The five nominees for the John Cassavetes Award at this year’s Film Independent Spirit Awards are a diverse lot representing five very different films: Chris Eska‘s “August Evening,” Stephane Gauger‘s “Owl and the Sparrow,” Aaron Katz‘s “Quiet City,” Jeff Nichols‘ “Shotgun Stories” and Chris Smith‘s “The Pool.” indieWIRE spoke with each of the nominees about their acclaimed films, their backgrounds, and their future plans. The prize honors the best of the low-budget films produced each year, singling out five films each made for under $500,000.
Chris Eska (“August Evening“)
“August Evening,” a tale about the father-daughter relationship between an undocumented farm worker and his young, widowed daughter-in-law, has its roots in Eska’s own upbringing in a small Texas town.
“I worked on a chicken farm there, and met some people there who were somewhat like the characters in this film,” Eska says. “I decided this was what I wanted to do as my first feature.” The underlying theme of the film is about family and the sense of duty between generations. Eska was pleasantly surprised with the film’s dual nominations for the Spirit Awards (in addition to the Cassavetes, actor Pedro Castaneda is also nominated for Best Male Lead). “I knew I was short- listed, but I didn’t think we’d ever get nominated for the big awards,” Eska says. “A Spirit Award is the very top thing that an indie filmmaker can hope for. ”
Eska has had his hands full finishing up getting “August Evening” ready for its theatrical distribution, and hasn’t yet started work on his next project, but he does have some idea of what he’d like to do next. “August Evening is sort of a film about surrogate families, a surrogate father- and-daughter relationship,” he says. “My next film will probably be a surrogate father-son film centered around the Mexican mafia.” Don’t expect a shoot-’em-up story from Eska, though. As with “August Evening,” his next effort will focus on relationships. “I try to make universal stories that have a clear sense of place but the intent is to show the universality of the human experience,” he says. “I like the flexibility of setting the same story in Texas, or even in India.”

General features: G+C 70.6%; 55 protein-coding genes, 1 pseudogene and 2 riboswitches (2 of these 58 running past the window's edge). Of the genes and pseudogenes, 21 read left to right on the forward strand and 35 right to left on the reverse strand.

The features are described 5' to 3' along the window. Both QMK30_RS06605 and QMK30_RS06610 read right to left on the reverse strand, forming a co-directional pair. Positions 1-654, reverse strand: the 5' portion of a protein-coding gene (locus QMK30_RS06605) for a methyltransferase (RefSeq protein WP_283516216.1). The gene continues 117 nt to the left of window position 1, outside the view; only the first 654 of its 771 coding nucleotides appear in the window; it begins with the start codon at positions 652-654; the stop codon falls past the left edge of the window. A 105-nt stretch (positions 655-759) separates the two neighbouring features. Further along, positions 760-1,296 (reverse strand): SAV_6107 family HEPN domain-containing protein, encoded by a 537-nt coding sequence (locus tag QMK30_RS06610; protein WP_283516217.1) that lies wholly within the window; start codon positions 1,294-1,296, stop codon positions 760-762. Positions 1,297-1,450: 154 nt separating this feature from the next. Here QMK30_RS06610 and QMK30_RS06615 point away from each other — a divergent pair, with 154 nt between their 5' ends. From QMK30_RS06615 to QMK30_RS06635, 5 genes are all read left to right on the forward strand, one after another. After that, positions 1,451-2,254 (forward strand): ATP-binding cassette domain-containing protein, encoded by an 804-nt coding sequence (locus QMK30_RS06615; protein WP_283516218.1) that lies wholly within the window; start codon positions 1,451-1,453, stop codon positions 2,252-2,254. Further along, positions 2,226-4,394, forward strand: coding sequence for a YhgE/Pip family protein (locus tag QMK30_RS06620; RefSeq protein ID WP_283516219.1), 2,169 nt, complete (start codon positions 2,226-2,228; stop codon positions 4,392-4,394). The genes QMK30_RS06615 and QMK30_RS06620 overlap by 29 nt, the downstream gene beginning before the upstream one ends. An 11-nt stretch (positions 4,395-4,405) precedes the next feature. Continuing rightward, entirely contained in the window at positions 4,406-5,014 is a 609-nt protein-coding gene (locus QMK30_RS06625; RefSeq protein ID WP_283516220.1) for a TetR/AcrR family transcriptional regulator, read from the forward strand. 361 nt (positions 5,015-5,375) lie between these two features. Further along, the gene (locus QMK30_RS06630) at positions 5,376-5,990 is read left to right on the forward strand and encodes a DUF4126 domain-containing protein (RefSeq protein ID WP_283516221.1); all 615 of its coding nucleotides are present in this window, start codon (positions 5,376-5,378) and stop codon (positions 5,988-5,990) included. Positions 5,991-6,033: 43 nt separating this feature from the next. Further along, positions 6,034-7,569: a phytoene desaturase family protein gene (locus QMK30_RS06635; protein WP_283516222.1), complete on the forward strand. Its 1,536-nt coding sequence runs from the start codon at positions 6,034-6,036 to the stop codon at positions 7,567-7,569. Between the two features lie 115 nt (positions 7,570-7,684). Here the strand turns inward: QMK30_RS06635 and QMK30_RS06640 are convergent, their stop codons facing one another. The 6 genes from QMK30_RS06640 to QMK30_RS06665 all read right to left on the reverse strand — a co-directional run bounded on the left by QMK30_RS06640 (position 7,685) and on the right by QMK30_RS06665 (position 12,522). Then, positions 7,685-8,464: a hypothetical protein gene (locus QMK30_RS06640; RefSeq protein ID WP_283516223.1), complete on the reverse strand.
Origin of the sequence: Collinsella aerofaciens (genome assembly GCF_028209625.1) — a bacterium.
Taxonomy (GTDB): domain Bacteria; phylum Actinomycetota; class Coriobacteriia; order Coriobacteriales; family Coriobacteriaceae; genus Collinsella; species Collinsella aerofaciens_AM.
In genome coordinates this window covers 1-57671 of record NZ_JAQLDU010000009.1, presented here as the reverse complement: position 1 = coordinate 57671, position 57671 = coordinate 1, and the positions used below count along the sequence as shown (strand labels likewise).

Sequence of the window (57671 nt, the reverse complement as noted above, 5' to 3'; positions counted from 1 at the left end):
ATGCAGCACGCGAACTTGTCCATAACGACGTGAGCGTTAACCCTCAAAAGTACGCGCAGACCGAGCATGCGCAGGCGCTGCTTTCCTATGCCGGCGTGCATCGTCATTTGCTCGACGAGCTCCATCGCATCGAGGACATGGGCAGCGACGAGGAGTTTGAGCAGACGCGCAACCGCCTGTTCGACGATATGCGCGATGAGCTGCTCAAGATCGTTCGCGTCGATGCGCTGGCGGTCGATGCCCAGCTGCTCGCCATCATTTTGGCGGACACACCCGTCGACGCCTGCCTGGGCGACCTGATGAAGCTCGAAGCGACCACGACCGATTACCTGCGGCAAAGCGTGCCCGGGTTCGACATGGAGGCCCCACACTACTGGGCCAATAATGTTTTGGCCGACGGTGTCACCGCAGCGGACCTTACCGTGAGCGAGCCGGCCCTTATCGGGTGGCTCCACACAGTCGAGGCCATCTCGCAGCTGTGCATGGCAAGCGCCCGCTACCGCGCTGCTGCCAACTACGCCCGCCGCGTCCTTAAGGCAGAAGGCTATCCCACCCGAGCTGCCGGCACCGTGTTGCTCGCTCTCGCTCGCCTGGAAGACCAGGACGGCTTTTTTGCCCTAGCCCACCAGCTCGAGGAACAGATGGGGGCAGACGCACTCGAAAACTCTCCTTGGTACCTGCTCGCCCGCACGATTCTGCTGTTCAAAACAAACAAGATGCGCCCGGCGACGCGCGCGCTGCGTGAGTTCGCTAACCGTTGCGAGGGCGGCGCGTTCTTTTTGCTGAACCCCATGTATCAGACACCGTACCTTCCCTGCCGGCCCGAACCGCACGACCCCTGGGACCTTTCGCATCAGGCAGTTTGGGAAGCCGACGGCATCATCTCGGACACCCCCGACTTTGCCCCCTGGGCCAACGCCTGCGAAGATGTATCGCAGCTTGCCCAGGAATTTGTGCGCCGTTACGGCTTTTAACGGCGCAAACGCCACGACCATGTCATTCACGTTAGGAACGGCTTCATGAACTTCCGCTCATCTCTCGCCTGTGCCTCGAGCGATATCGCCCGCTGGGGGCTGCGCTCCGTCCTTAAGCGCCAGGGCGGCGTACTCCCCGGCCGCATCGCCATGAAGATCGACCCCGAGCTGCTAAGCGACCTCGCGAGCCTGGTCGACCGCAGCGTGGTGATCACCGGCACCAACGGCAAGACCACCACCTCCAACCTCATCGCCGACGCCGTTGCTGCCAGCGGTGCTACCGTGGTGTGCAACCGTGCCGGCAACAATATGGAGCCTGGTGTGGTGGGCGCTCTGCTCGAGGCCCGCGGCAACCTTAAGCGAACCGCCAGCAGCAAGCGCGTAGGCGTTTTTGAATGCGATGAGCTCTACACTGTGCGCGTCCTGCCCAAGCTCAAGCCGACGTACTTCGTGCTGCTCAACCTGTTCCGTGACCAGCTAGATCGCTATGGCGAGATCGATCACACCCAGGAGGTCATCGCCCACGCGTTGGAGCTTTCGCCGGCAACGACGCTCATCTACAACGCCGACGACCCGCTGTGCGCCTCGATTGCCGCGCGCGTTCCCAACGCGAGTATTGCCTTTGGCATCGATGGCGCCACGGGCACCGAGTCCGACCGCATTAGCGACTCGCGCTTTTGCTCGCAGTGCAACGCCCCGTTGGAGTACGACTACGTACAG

Stephane Gauger (“Owl and the Sparrow“)
When he set out to make “Owl and the Sparrow,” Gauger wanted to do a “fast and loose” film in the vein of French New Wave, and he because he was born in Vietnam, he wanted to set it there. He wrote the script in a couple of months and went into shooting with the second draft, shooting in just three weeks. Casting the role of the young orphaned “flower girl” was pivotal.
Pham Thi Han, the young girl eventually chosen for the part, did not have acting experience, but she had dancing experience. “She knew how to take direction, but she was very natural in her acting,” Gauger says. “The tone of the film was very naturalistic, I didn’t want to have a child that was too cute, I wanted a child who would be natural.”
Gauger had originally envisioned the film as being about the stories of three different characters, but over the course of shooting, the character of the young girl evolved into the protagonist, and the film became more about her journey. “It really changed in the editing room,” Gauger says. “As we were putting the film together, it felt like the girl had the biggest journey to take, so we started and ended with the girl.”
Gauger has several things on his plate at the moment: a 60-minute documentary shot in Vietnam, another narrative feature also set in Vietnam, and theatrical release of “Owl and the Sparrow.” “I don’t want to pigeonhole myself into just doing Vietnamese films” Gauger says, “but I still have stories to tell.”
Aaron Katz (“Quiet City“)
After his first film, “Dance Party, USA” premiered, Katz got right to work on his next project. “I was writing a film set in Pittsburgh, but it wasn’t really coming together.” Katz says. “I decided to buy a blank notebook, start over, and make some rules for myself about how I was going to write it, to avoid the problems I was having with that script. Somewhere in the root of it, it wasn’t truthful, it never felt right.”